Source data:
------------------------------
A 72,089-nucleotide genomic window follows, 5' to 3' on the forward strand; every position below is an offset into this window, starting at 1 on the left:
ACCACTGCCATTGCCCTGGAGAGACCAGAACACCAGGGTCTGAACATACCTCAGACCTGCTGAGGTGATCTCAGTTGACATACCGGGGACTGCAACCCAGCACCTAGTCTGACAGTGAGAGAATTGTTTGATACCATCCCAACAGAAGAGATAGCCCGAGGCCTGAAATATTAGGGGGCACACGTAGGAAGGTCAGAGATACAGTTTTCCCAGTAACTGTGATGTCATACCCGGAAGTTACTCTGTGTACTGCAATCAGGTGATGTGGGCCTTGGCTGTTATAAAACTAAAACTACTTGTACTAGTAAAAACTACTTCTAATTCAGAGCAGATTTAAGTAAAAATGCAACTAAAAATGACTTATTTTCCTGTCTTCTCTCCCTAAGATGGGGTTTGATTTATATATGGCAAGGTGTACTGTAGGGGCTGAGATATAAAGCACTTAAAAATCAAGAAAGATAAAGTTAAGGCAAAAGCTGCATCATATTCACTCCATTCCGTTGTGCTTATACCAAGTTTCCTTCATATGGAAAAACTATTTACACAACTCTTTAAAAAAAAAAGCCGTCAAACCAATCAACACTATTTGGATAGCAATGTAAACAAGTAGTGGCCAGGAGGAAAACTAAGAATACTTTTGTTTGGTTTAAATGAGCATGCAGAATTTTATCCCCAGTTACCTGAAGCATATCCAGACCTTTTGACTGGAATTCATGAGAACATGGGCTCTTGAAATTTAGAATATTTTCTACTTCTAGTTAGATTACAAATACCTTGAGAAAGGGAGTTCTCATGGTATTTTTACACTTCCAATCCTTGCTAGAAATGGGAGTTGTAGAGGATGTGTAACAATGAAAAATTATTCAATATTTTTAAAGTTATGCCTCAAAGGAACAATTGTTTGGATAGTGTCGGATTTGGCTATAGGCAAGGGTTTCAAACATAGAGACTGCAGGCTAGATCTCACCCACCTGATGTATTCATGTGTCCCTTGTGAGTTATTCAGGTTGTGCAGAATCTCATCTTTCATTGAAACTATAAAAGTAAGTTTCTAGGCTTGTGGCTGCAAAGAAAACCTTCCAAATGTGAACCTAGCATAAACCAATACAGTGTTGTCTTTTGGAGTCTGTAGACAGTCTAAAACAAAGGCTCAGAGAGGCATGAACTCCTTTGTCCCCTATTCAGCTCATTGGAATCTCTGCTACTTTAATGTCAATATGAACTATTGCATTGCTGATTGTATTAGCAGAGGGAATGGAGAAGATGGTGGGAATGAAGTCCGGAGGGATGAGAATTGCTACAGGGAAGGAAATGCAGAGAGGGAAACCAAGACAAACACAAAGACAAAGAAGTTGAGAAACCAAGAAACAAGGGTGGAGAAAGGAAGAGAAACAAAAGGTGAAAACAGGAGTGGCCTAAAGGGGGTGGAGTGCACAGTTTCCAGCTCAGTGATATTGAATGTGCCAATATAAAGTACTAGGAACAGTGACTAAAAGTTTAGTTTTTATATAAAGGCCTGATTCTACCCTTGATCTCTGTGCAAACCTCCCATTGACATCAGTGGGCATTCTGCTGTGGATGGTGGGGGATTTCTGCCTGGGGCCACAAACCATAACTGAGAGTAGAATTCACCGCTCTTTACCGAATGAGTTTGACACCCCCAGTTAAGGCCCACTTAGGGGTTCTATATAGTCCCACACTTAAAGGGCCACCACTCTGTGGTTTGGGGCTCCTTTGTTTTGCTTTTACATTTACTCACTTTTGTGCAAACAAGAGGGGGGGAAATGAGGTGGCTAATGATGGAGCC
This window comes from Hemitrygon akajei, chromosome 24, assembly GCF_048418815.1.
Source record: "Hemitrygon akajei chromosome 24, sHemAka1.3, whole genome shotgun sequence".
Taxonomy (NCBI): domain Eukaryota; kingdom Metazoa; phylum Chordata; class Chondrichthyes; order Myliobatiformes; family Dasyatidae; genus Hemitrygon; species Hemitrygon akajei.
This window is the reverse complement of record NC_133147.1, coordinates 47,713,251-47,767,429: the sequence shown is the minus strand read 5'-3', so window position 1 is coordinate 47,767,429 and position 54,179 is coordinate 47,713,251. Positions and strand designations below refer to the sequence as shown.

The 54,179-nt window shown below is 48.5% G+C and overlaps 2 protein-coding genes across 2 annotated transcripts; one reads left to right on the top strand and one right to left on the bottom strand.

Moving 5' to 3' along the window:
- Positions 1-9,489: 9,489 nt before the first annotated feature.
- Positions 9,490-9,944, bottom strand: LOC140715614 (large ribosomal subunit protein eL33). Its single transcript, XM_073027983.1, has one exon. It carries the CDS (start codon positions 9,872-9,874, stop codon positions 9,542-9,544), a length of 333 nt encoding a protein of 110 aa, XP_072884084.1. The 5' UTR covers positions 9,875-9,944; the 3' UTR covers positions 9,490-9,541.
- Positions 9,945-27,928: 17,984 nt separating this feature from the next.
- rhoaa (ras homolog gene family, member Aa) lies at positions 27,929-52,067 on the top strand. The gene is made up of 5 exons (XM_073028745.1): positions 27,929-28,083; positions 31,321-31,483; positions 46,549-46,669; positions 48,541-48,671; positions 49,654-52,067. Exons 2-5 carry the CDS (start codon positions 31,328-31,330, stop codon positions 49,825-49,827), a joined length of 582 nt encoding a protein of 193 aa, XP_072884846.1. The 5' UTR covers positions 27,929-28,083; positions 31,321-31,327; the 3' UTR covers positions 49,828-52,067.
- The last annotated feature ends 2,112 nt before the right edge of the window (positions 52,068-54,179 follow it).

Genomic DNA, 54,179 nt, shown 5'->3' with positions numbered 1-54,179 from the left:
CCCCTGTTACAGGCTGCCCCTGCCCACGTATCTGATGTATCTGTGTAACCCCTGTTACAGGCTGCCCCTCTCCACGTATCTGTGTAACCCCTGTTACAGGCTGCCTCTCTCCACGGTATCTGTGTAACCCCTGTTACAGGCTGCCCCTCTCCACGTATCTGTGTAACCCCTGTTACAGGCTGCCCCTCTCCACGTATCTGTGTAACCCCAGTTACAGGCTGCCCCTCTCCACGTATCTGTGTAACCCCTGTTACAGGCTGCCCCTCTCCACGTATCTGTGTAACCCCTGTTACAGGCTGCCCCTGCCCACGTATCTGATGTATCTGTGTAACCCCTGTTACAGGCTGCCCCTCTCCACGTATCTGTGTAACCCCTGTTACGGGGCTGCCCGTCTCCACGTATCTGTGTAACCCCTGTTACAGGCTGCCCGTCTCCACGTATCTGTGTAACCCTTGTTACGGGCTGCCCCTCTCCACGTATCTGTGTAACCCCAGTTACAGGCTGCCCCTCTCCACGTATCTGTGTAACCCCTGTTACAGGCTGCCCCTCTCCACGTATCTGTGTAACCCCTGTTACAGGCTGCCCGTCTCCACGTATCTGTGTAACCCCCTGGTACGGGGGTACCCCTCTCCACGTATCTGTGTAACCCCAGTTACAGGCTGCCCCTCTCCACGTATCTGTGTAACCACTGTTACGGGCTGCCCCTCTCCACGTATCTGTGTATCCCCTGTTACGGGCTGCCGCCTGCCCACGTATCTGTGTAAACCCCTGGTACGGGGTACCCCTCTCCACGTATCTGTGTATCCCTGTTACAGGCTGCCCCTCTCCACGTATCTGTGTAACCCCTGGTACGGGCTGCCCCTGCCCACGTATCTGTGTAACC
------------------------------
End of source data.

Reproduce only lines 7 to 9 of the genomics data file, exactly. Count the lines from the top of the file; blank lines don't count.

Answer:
The 54,179-nt window shown below is 48.5% G+C and overlaps 2 protein-coding genes across 2 annotated transcripts; one reads left to right on the top strand and one right to left on the bottom strand.

Moving 5' to 3' along the window:
- Positions 1-9,489: 9,489 nt before the first annotated feature.